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Why we fight (Frank Capra)

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THE SERIES

In this installment of the Why We Fight propaganda film series, we see the events of Nazi Germany’s diplomatic and military acts of international aggression. One by one, we learn of the Nazi’s consistently underhanded and relenting violation of every promise of peace and exploitation of their foes’s attempts of appeasement until the invasion of Poland September of 1939 which led to Britain and France finally taking an armed stand against Hitler. The Nazis Strike was the second film of Frank Capra’s Why We Fight propaganda film series, and was released in 1943.

This film is part of the Periscope Film LLC archive, one of the largest historic military, transportation, and aviation stock footage collections in the USA. Entirely film backed, this material is available for licensing in 24p HD. For more information visit http://www.PeriscopeFilm.com

.Part 4 of the Why We Fight series by Frank Capra, The Battle of Britain uses exclusive army footage and captured Nazi film to portray the indomitable spirit of the heroic Londoners during the six-week blitz by the Luftwaffe, and to outline Adolf Hitler’s six-point plan to annihilate the English.

This film is part of the Periscope Film LLC archive, one of the largest historic military, transportation, and aviation stock footage collections in the USA. Entirely film backed, this material is available for licensing in 24p HD. For more information visit http://www.PeriscopeFilm.com

Part 5 of the Why We Fight series by Frank Capra, The Battle of Russia is the longest film of the series. The film begins with an overview of previous failed attempts to conquer Russia: by the Teutonic Knights in 1242 (footage from Sergei Eisenstein’s film Alexander Nevsky is used here), by Charles XII of Sweden in 1704 (footage from Vladimir Petrov’s film Peter the First), by Napoleon I in 1812, and by Germany in World War I.

The vast natural resources of the Soviet Union are then described, showing why the land is such a hot prize for conquerors. To give a positive impression of the Soviet Union to the American audience, the country’s ethnic diversity is covered in detail. Later on, elements of Russian culture familiar to Americans, including the musical compositions of Tchaikovsky and Leo Tolstoy’s book War and Peace are also mentioned. Communism is never mentioned at any point in the film. The start of the film also includes a quote from U.S. Gen. Douglas MacArthur, who commended the Russian people’s defense of their nation as one of the most courageous feats in military history.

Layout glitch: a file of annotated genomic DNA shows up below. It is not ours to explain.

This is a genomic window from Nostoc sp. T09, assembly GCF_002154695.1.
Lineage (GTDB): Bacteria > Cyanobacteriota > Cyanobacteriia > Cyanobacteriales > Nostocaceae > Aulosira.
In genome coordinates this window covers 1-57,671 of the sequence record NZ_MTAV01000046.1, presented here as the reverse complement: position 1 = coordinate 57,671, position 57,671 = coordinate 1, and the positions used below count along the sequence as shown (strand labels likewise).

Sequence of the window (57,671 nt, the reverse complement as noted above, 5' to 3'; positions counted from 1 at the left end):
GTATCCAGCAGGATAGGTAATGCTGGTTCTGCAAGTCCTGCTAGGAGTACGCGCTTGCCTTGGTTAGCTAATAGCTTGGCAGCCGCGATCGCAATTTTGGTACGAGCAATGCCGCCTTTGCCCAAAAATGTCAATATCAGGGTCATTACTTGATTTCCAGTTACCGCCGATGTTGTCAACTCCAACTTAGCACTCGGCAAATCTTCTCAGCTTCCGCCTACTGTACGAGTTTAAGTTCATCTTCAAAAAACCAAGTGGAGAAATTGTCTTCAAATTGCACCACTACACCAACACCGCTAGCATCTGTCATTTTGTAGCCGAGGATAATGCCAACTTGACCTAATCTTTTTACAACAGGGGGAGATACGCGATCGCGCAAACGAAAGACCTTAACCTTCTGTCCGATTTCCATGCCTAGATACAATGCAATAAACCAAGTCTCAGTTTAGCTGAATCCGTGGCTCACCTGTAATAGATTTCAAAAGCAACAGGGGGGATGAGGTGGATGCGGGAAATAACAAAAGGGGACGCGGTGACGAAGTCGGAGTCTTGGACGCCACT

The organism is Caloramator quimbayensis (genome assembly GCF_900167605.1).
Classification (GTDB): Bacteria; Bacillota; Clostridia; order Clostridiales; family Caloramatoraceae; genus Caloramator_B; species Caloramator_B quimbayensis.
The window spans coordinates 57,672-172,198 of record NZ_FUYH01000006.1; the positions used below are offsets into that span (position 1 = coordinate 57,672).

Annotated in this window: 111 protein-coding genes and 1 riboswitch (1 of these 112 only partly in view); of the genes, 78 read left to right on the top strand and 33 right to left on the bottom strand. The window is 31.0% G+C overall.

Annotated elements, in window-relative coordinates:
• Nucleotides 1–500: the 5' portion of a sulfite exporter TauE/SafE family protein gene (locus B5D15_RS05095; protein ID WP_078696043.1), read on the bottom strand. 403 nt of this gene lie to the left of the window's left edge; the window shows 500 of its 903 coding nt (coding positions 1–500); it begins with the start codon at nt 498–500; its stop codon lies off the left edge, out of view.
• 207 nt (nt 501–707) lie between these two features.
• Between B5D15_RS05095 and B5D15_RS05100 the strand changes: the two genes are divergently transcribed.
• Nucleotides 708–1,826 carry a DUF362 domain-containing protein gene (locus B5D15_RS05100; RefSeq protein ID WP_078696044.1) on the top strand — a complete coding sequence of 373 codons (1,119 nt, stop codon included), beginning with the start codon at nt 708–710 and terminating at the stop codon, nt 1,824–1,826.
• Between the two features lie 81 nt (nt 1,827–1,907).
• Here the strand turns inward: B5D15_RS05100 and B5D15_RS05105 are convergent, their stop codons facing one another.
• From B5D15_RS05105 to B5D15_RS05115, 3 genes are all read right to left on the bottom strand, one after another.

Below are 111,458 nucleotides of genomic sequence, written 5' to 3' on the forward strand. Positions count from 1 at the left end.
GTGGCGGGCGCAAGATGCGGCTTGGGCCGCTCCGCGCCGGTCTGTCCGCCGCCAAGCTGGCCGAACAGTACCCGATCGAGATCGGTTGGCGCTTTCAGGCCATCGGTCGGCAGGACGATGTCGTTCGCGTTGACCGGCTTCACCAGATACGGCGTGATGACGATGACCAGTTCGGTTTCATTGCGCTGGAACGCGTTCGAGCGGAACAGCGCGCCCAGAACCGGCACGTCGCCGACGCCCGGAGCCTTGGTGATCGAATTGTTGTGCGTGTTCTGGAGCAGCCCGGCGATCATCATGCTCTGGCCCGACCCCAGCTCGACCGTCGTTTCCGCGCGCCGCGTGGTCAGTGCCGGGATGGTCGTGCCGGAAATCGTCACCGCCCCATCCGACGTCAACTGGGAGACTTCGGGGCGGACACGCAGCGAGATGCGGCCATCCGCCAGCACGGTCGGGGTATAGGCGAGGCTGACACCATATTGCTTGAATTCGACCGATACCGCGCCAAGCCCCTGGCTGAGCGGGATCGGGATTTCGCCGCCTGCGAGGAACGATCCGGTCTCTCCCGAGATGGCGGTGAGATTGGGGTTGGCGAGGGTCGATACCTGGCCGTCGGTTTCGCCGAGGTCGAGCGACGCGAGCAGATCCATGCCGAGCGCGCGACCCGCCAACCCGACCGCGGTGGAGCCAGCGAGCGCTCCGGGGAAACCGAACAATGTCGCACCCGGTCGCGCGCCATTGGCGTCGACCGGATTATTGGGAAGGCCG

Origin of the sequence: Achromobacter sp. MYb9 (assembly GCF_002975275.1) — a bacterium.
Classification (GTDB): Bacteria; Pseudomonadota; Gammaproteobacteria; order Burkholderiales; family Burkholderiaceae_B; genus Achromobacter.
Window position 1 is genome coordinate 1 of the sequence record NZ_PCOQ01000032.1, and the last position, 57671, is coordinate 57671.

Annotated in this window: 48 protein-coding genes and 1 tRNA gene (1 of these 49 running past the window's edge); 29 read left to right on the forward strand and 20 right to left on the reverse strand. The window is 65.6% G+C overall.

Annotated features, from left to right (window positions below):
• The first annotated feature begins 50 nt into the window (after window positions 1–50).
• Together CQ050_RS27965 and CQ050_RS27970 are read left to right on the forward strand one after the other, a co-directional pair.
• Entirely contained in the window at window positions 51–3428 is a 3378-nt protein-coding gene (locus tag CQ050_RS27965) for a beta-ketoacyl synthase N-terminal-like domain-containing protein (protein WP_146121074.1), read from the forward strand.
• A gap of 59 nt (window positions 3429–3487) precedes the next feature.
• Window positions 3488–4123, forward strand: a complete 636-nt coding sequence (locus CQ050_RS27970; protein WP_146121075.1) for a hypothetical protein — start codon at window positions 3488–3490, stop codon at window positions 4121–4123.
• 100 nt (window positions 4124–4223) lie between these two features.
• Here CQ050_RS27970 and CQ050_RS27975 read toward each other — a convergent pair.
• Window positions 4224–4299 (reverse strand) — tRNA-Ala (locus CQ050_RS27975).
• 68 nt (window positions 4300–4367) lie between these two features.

The film then covers the Nazi conquests in the Balkans, described as a preliminary to close off possible Allied counter-invasion routes, before the war against Russia was launched on June 22, 1941. The narration describes the German «keil und kessel» tactics for offensive warfare, and the Soviet «»defense in depth»» used to counter this. The scorched earth Soviet tactics, the room-to-room urban warfare in Soviet cities, and the guerilla warfare behind enemy lines are also used to underline the Soviet resolve for victory against the Nazis.

This film is part of the Periscope Film LLC archive, one of the largest historic military, transportation, and aviation stock footage collections in the USA. Entirely film backed, this material is available for licensing in 24p HD. For more information visit http://www.PeriscopeFilm.com

Why We Fight (Wikipedia)

Why We Fight (en españolPor qué luchamos) es una serie de siete documentales de propaganda encargados por el gobierno de Estados Unidos durante la Segunda Guerra Mundial para demostrar a los soldados estadounidenses la razón de la participación de este país en la guerra. Poco después, también se le mostró a la población civil para convencerlos que debían apoyar la intervención estadounidense en la guerra. Fueron realizadas de 1942 a 1945, los siete documentales duran entre 40 a 76 minutos y están disponibles en DVD o para verlos en Internet.

 

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